In praise of normalcy

Despite all the fears, voter turnout was quite respectable (the third-highest rate in the seven elections this century).

By
September 26, 2019 23:19
3 minute read.
Paper slips from the 2015 election, at a voting booth in Jerusalem

Paper slips from the 2015 election, at a voting booth in Jerusalem. (photo credit: MARC ISRAEL SELLEM/THE JERUSALEM POST)

Israelis woke up depressed when it became apparent that the rerun election had not produced a clear winner, and that the political system remained paralyzed. But when the dust settles, it may turn out that there was indeed a winner after all, one that rises far above all the squabbling parties: normalcy.

First, the overall picture is that democracy has grown stronger. Despite all the fears, voter turnout was quite respectable (the third-highest rate in the seven elections this century). There were no incidents that interfered with the process, and we have not heard any allegations of fraud on a massive scale. We can also identify another positive trend: The number of lists that passed the electoral threshold (nine) is the smallest in the country’s history, and we are seeing a welcome tendency to form political blocs. The most radical extremists (Otzma Yehudit) and fly-by-night lists (the now demised Zehut) did not succeed in getting seats in the Knesset.
Second, who is the kingmaker in Israel politics? For years, this rewarding role has been played by a minority with its own distinctive ideology – the ultra-Orthodox. This is a legitimate situation in a democracy, but it has wreaked enormous damage. The disproportionate power of the ultra-Orthodox fueled the Israeli Kulturkampf. However, their continuing drift toward the Right has left the ultra-Orthodox parties with only one trick in their hands. In these elections, the veto power was finally transferred from the ultra-Orthodox camp to Avigdor Liberman and his party. Liberman is striving to wield this power in order to coerce the two big parties to form a national unity government. If Liberman holds firm to this demand, without shooting off excessively sharp barbs against the ultra-Orthodox and Arab Israelis (though this is very real concern), he will serve as the catalyst for the return of normalcy to Israeli society.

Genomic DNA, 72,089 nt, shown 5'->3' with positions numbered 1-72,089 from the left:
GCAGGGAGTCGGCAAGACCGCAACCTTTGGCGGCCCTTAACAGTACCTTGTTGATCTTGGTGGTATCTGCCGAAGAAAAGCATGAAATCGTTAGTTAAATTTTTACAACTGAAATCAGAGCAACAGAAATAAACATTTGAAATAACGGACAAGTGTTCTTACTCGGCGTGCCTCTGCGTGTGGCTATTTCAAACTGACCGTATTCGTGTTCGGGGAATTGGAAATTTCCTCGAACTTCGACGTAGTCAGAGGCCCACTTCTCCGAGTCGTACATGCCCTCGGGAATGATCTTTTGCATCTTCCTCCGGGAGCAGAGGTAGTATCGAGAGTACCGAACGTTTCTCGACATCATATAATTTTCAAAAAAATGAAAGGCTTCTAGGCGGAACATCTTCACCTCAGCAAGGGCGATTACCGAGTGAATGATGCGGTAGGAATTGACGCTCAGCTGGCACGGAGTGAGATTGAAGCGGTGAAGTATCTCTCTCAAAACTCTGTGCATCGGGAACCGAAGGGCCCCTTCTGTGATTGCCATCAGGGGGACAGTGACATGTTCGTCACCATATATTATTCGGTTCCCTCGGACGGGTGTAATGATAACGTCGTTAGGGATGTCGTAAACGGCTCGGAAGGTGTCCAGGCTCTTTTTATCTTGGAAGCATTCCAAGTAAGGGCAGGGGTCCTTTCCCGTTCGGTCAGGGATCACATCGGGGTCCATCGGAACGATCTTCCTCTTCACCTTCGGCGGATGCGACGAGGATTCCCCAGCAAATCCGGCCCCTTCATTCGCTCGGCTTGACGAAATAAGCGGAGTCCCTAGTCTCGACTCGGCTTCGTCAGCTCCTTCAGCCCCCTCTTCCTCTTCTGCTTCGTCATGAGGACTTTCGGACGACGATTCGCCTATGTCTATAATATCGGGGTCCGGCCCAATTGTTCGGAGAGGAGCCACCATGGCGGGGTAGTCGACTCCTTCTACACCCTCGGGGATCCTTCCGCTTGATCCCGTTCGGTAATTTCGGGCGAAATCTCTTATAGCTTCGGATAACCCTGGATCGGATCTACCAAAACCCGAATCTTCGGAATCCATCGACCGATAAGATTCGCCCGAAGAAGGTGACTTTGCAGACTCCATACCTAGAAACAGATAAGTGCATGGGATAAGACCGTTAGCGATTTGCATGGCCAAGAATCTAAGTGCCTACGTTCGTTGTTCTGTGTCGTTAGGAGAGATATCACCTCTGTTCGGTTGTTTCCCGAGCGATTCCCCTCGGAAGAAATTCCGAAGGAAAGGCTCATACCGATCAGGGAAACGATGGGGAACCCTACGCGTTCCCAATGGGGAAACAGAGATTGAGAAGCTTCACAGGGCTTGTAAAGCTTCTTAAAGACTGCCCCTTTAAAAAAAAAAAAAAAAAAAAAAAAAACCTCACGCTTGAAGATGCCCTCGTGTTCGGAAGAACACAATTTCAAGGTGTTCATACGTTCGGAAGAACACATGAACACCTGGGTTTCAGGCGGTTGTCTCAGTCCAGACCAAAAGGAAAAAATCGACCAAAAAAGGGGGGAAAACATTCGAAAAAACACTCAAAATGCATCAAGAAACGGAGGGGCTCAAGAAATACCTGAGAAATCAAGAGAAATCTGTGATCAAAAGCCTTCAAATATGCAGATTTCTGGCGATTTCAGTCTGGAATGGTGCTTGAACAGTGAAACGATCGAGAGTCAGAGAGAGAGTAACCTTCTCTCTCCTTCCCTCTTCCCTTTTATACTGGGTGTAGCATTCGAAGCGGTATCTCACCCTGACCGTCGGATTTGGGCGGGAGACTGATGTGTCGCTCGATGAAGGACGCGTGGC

Third, Netanyahu’s attack on the Arab citizens of Israel is not normal, by any liberal, Jewish or human standard. Their response, in the form of a higher turnout on Election Day, is a sign of their future course: Most of them are eager to find their place in Israeli society on an equal footing. For the first time ever, we heard their political leader entertain the option of sitting in the government. For the first time, it is possible that as the leader of the parliamentary opposition he will be an official member of the establishment. The road ahead is long and winding, but these modest beginnings symbolize a journey that will end in normalcy.

Fourth, aside from Netanyahu’s personal fate, the main issue of these elections was the future of the rule of law in Israel. Netanyahu and some of his supporters set us on a dangerous path that would weaken the oversight mechanisms that are part of any functioning democracy. The High Court of Justice would have been stripped of power and its members selected in a political process; the ministries’ legal advisers would have lost their independence of their ministers; the media would have been “tamed”; and human-rights organizations would have been stifled. The election results seem to have staved off all these “benefits.” Israel will again be a normal democracy that respects the system of checks and balances and does not adapt the rules of the democratic game in order to satisfy personal or momentary needs.

Fifth, the elections have created a window of opportunity for a change in Israel’s system of government in a way that could make the political system more stable in the coming years. Taken together, the Likud and Blue and White hold a parliamentary majority and have no need for junior partners in order to form a coalition. They can agree to pass a law stipulating that after the next election, the leader of the party that wins the most votes automatically becomes prime minister. This change will significantly strengthen the large parties at the expense of the small ones, and that would all be for the good. 

So if the present tie between the two leading parties is not broken, the possibility of a change in the law and new elections – in which two large blocs would run against each other, ending with a clear-cut result – would be the best outcome for a country that yearns to be normal.

The writer is a senior fellow at the Israel Democracy Institute and a professor of law at Bar-Ilan University.



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